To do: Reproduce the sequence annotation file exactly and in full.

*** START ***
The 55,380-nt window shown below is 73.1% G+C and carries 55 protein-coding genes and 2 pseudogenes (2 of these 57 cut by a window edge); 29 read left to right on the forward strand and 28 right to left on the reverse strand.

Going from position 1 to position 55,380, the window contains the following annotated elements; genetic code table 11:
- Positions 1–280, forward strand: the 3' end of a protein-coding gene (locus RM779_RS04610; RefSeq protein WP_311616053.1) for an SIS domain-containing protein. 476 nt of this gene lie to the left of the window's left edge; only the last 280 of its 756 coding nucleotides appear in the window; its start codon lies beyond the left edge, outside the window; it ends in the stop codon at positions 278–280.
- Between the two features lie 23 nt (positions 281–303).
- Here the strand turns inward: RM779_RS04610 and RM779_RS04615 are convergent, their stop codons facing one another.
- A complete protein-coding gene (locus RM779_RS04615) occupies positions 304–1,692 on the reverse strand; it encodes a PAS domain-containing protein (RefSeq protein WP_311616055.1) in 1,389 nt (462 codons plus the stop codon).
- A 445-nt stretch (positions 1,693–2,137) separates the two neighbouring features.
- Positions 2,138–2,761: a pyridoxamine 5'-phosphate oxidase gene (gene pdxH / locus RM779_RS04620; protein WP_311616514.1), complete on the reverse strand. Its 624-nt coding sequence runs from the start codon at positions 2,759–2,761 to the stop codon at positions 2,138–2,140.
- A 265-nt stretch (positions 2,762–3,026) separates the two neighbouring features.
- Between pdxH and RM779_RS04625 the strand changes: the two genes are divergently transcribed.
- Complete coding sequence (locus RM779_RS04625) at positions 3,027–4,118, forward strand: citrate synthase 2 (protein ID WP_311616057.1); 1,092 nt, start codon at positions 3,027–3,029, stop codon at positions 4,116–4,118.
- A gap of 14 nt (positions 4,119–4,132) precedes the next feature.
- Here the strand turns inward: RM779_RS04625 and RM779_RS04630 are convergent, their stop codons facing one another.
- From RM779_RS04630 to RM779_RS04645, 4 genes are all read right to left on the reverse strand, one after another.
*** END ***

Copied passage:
The 55,380-nt window shown below is 73.1% G+C and carries 55 protein-coding genes and 2 pseudogenes (2 of these 57 cut by a window edge); 29 read left to right on the forward strand and 28 right to left on the reverse strand.

Going from position 1 to position 55,380, the window contains the following annotated elements; genetic code table 11:
- Positions 1–280, forward strand: the 3' end of a protein-coding gene (locus RM779_RS04610; RefSeq protein WP_311616053.1) for an SIS domain-containing protein. 476 nt of this gene lie to the left of the window's left edge; only the last 280 of its 756 coding nucleotides appear in the window; its start codon lies beyond the left edge, outside the window; it ends in the stop codon at positions 278–280.
- Between the two features lie 23 nt (positions 281–303).
- Here the strand turns inward: RM779_RS04610 and RM779_RS04615 are convergent, their stop codons facing one another.
- A complete protein-coding gene (locus RM779_RS04615) occupies positions 304–1,692 on the reverse strand; it encodes a PAS domain-containing protein (RefSeq protein WP_311616055.1) in 1,389 nt (462 codons plus the stop codon).
- A 445-nt stretch (positions 1,693–2,137) separates the two neighbouring features.
- Positions 2,138–2,761: a pyridoxamine 5'-phosphate oxidase gene (gene pdxH / locus RM779_RS04620; protein WP_311616514.1), complete on the reverse strand. Its 624-nt coding sequence runs from the start codon at positions 2,759–2,761 to the stop codon at positions 2,138–2,140.
- A 265-nt stretch (positions 2,762–3,026) separates the two neighbouring features.
- Between pdxH and RM779_RS04625 the strand changes: the two genes are divergently transcribed.
- Complete coding sequence (locus RM779_RS04625) at positions 3,027–4,118, forward strand: citrate synthase 2 (protein ID WP_311616057.1); 1,092 nt, start codon at positions 3,027–3,029, stop codon at positions 4,116–4,118.
- A gap of 14 nt (positions 4,119–4,132) precedes the next feature.
- Here the strand turns inward: RM779_RS04625 and RM779_RS04630 are convergent, their stop codons facing one another.
- From RM779_RS04630 to RM779_RS04645, 4 genes are all read right to left on the reverse strand, one after another.